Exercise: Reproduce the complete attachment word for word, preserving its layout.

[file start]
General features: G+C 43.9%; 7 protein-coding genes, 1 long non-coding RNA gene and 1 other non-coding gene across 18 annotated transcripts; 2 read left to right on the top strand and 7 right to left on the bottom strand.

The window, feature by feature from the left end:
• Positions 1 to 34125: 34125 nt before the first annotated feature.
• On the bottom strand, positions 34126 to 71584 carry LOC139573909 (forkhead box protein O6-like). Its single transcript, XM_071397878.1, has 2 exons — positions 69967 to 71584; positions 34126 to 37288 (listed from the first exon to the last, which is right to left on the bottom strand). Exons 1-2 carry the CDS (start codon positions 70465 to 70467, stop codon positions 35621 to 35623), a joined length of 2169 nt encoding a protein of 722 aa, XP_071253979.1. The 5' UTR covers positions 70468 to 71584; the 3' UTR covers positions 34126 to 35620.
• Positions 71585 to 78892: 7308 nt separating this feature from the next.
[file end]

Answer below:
General features: G+C 43.9%; 7 protein-coding genes, 1 long non-coding RNA gene and 1 other non-coding gene across 18 annotated transcripts; 2 read left to right on the top strand and 7 right to left on the bottom strand.

The window, feature by feature from the left end:
• Positions 1 to 34125: 34125 nt before the first annotated feature.
• On the bottom strand, positions 34126 to 71584 carry LOC139573909 (forkhead box protein O6-like). Its single transcript, XM_071397878.1, has 2 exons — positions 69967 to 71584; positions 34126 to 37288 (listed from the first exon to the last, which is right to left on the bottom strand). Exons 1-2 carry the CDS (start codon positions 70465 to 70467, stop codon positions 35621 to 35623), a joined length of 2169 nt encoding a protein of 722 aa, XP_071253979.1. The 5' UTR covers positions 70468 to 71584; the 3' UTR covers positions 34126 to 35620.
• Positions 71585 to 78892: 7308 nt separating this feature from the next.